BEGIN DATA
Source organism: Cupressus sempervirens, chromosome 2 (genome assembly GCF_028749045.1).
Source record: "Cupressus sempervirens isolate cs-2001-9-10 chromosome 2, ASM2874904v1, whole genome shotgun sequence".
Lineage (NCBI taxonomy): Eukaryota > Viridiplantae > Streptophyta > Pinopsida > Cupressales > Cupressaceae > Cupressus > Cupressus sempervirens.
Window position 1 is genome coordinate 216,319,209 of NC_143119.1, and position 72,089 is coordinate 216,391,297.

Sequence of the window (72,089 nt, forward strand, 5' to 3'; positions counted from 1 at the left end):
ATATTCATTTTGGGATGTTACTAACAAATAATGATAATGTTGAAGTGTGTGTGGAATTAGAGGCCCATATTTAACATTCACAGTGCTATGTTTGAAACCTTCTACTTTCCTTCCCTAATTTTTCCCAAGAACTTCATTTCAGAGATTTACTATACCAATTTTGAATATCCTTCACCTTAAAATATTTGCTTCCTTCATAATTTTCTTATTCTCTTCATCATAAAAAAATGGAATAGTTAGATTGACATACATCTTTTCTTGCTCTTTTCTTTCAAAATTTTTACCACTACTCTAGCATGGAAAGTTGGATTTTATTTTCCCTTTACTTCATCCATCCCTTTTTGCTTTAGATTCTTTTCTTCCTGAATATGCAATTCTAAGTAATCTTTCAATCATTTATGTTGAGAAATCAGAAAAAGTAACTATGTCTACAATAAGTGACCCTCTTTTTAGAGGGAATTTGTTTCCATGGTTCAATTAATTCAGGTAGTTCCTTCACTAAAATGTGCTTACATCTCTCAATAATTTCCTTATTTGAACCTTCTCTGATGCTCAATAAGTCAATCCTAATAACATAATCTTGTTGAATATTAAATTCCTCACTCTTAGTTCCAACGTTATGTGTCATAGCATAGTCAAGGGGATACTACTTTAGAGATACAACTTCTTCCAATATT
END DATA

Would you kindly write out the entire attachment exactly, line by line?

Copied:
Source organism: Cupressus sempervirens, chromosome 2 (genome assembly GCF_028749045.1).
Source record: "Cupressus sempervirens isolate cs-2001-9-10 chromosome 2, ASM2874904v1, whole genome shotgun sequence".
Lineage (NCBI taxonomy): Eukaryota > Viridiplantae > Streptophyta > Pinopsida > Cupressales > Cupressaceae > Cupressus > Cupressus sempervirens.
Window position 1 is genome coordinate 216,319,209 of NC_143119.1, and position 72,089 is coordinate 216,391,297.

Sequence of the window (72,089 nt, forward strand, 5' to 3'; positions counted from 1 at the left end):
ATATTCATTTTGGGATGTTACTAACAAATAATGATAATGTTGAAGTGTGTGTGGAATTAGAGGCCCATATTTAACATTCACAGTGCTATGTTTGAAACCTTCTACTTTCCTTCCCTAATTTTTCCCAAGAACTTCATTTCAGAGATTTACTATACCAATTTTGAATATCCTTCACCTTAAAATATTTGCTTCCTTCATAATTTTCTTATTCTCTTCATCATAAAAAAATGGAATAGTTAGATTGACATACATCTTTTCTTGCTCTTTTCTTTCAAAATTTTTACCACTACTCTAGCATGGAAAGTTGGATTTTATTTTCCCTTTACTTCATCCATCCCTTTTTGCTTTAGATTCTTTTCTTCCTGAATATGCAATTCTAAGTAATCTTTCAATCATTTATGTTGAGAAATCAGAAAAAGTAACTATGTCTACAATAAGTGACCCTCTTTTTAGAGGGAATTTGTTTCCATGGTTCAATTAATTCAGGTAGTTCCTTCACTAAAATGTGCTTACATCTCTCAATAATTTCCTTATTTGAACCTTCTCTGATGCTCAATAAGTCAATCCTAATAACATAATCTTGTTGAATATTAAATTCCTCACTCTTAGTTCCAACGTTATGTGTCATAGCATAGTCAAGGGGATACTACTTTAGAGATACAACTTCTTCCAATATT